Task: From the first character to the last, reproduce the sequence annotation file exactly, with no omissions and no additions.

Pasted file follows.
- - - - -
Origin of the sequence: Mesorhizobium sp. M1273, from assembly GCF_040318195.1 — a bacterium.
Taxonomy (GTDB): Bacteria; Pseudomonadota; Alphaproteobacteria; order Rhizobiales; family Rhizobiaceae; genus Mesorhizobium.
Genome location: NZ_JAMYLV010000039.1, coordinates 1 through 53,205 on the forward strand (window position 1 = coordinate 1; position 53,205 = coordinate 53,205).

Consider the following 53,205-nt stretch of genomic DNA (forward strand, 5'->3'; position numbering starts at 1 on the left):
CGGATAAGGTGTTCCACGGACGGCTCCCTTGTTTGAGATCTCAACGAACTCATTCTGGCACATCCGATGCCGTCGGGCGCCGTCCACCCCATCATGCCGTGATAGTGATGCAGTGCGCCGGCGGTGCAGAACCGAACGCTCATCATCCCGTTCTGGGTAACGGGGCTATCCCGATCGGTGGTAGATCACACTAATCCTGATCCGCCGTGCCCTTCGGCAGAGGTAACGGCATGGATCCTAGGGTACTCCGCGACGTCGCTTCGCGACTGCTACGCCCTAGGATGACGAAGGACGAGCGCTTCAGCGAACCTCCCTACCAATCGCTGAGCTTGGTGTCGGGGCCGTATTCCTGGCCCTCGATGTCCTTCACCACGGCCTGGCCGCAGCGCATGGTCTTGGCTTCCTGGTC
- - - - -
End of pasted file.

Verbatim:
Origin of the sequence: Mesorhizobium sp. M1273, from assembly GCF_040318195.1 — a bacterium.
Taxonomy (GTDB): Bacteria; Pseudomonadota; Alphaproteobacteria; order Rhizobiales; family Rhizobiaceae; genus Mesorhizobium.
Genome location: NZ_JAMYLV010000039.1, coordinates 1 through 53,205 on the forward strand (window position 1 = coordinate 1; position 53,205 = coordinate 53,205).

Consider the following 53,205-nt stretch of genomic DNA (forward strand, 5'->3'; position numbering starts at 1 on the left):
CGGATAAGGTGTTCCACGGACGGCTCCCTTGTTTGAGATCTCAACGAACTCATTCTGGCACATCCGATGCCGTCGGGCGCCGTCCACCCCATCATGCCGTGATAGTGATGCAGTGCGCCGGCGGTGCAGAACCGAACGCTCATCATCCCGTTCTGGGTAACGGGGCTATCCCGATCGGTGGTAGATCACACTAATCCTGATCCGCCGTGCCCTTCGGCAGAGGTAACGGCATGGATCCTAGGGTACTCCGCGACGTCGCTTCGCGACTGCTACGCCCTAGGATGACGAAGGACGAGCGCTTCAGCGAACCTCCCTACCAATCGCTGAGCTTGGTGTCGGGGCCGTATTCCTGGCCCTCGATGTCCTTCACCACGGCCTGGCCGCAGCGCATGGTCTTGGCTTCCTGGTC